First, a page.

A £825million “renaissance” of the north-east economy has begun to take shape as the first of the City Region Deal cash arrives in the region.
UK and Scottish government ministers released £4million to “get the ball rolling” as they arrived in Aberdeen to formally sign the deal yesterday. It will help cover start-up costs of the new Oil and Gas Technology Centre – the centrepiece of the blueprint for a “post-North Sea era”.
Yesterday’s ceremony was the culmination of months of detailed discussions since Westminster and Holyrood agreed in January to co-fund the 10-year package with £125million each.
Aberdeen City and Aberdeenshire councils – which secured the joint deal and are committed to providing up to £44million – believe it will generate more than twice the state funding in additional private and other investment. And they hope the projects will create up to 3,300 jobs over the decade.
Among work being supported is the creation of two “hubs” to better exploit existing expertise in agriculture, food and drink and life sciences.
Providing “ultra-fast” internet connections to businesses and homes, road improvements if Aberdeen Harbour expands and a review of transport priorities are also part of the package.
Junior Scotland Office minister Lord Dunlop said there had been “a huge amount of hard work and significant progress” since the deal was announced.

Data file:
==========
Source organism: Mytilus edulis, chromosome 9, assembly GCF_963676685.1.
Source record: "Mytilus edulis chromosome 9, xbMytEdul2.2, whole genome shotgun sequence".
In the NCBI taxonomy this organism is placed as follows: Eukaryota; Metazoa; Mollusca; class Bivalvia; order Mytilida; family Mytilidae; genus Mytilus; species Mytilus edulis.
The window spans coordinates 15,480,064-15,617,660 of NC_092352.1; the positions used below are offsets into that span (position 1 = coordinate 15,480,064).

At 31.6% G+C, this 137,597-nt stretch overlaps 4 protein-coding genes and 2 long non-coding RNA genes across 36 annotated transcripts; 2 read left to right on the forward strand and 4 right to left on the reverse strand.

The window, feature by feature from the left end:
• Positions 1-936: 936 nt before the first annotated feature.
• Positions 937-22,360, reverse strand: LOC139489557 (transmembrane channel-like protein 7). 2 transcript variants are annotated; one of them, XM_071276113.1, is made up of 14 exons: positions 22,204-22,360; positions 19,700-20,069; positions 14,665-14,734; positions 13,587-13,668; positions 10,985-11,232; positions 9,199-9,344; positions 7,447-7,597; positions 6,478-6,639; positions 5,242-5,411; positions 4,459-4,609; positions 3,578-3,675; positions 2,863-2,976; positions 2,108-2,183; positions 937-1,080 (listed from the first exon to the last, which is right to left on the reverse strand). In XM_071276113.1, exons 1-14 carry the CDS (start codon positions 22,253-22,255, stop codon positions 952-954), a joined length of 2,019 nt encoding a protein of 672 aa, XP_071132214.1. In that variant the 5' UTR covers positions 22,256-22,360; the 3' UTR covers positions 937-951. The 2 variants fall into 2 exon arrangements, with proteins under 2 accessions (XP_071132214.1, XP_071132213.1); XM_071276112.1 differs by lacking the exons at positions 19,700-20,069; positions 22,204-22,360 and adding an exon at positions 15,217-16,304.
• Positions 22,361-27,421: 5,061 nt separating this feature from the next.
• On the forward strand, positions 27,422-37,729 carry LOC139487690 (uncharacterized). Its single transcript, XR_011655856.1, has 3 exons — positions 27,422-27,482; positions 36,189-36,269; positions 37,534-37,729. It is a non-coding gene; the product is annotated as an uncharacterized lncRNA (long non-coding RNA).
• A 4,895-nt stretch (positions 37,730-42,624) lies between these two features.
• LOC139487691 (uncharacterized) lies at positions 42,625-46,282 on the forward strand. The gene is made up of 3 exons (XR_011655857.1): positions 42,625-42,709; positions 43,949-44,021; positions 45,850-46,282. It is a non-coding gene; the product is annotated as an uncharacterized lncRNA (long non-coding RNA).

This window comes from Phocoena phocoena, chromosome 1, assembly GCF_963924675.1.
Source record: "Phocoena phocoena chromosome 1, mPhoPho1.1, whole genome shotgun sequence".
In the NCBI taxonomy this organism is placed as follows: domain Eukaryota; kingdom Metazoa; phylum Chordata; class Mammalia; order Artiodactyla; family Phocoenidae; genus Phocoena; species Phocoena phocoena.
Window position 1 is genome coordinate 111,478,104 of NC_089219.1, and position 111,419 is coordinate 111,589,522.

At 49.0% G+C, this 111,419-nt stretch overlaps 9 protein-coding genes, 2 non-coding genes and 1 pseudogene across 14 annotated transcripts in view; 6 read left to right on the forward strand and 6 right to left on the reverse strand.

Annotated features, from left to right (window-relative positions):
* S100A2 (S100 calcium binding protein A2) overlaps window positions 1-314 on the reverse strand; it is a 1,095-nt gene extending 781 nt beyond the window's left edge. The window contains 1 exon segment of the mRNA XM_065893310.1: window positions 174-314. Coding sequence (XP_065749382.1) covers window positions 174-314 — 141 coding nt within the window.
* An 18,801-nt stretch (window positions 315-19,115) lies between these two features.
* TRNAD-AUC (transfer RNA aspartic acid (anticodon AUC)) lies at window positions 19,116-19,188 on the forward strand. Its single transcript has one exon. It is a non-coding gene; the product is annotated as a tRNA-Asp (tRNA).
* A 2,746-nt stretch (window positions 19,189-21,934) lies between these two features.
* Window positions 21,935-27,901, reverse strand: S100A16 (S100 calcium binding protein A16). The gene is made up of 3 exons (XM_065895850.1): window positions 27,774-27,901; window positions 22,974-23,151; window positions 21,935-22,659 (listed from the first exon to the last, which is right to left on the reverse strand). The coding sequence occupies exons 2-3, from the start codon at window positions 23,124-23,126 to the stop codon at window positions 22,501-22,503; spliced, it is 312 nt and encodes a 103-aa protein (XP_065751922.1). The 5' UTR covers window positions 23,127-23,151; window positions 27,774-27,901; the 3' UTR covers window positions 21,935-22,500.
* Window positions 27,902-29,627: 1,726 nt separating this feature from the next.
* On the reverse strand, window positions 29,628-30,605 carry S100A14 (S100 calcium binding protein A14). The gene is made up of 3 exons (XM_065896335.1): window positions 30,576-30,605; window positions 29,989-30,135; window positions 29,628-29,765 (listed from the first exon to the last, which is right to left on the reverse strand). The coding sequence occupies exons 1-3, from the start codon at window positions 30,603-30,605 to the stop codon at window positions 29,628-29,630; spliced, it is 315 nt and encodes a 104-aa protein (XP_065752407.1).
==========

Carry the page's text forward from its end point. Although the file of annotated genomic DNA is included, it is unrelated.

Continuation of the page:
“This deal is a clear, collective vote of confidence in the long-term prospects of our North Sea oil and gas industry and the north-east of Scotland,” he said. “We are now moving from debate and discussion of the plans into concrete delivery. That’s great news.”
Lord Dunlop signed the deal at Oil and Gas UK’s Market Street headquarters, along with Scottish Economy Secretary Keith Brown, Aberdeen City Council leader Jenny Laing and Aberdeenshire co-leader Richard Thomson.
Sir Ian Wood, who heads the Opportunity North East group set up by the private sector, also put his name to the document. He said the region either had to “stimulate, diversify and broaden our economy” or “become a historical monument to the oil and gas era”.
Mrs Laing said: “The signing of the deal means the money will now come forward. The people of Aberdeen and the north-east have had some challenging times. But we believe there are opportunities which we need to make sure we are capitalising on.”
Asked when more of the promised cash would begin to flow, Mr Brown said it would depend how quickly the local authorities pushed ahead with securing approval for the individual projects.
Mr Thomson said the deal was an “essential component” in wider plans by both authorities. He said: “Our region remains a powerhouse of the Scottish and the UK economies,” he said. “This is a deal which allows us to manoeuvre into a good place to bring renewed confidence to the area.”